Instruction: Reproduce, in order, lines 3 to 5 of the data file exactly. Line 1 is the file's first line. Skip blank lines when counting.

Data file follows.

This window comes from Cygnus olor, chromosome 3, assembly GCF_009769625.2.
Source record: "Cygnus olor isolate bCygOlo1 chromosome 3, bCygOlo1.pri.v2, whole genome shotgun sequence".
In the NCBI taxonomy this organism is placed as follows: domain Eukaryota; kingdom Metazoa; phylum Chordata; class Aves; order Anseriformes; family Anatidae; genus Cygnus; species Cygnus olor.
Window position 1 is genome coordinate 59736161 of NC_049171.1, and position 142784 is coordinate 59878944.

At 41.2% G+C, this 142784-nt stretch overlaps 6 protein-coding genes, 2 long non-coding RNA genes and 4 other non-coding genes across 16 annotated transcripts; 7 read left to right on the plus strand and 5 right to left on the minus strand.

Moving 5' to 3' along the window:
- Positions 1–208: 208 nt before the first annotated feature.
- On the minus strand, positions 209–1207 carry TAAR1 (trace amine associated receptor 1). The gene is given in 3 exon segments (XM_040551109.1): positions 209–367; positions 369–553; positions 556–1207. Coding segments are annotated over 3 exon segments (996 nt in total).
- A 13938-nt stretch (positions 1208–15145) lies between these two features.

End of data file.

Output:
In the NCBI taxonomy this organism is placed as follows: domain Eukaryota; kingdom Metazoa; phylum Chordata; class Aves; order Anseriformes; family Anatidae; genus Cygnus; species Cygnus olor.
Window position 1 is genome coordinate 59736161 of NC_049171.1, and position 142784 is coordinate 59878944.

At 41.2% G+C, this 142784-nt stretch overlaps 6 protein-coding genes, 2 long non-coding RNA genes and 4 other non-coding genes across 16 annotated transcripts; 7 read left to right on the plus strand and 5 right to left on the minus strand.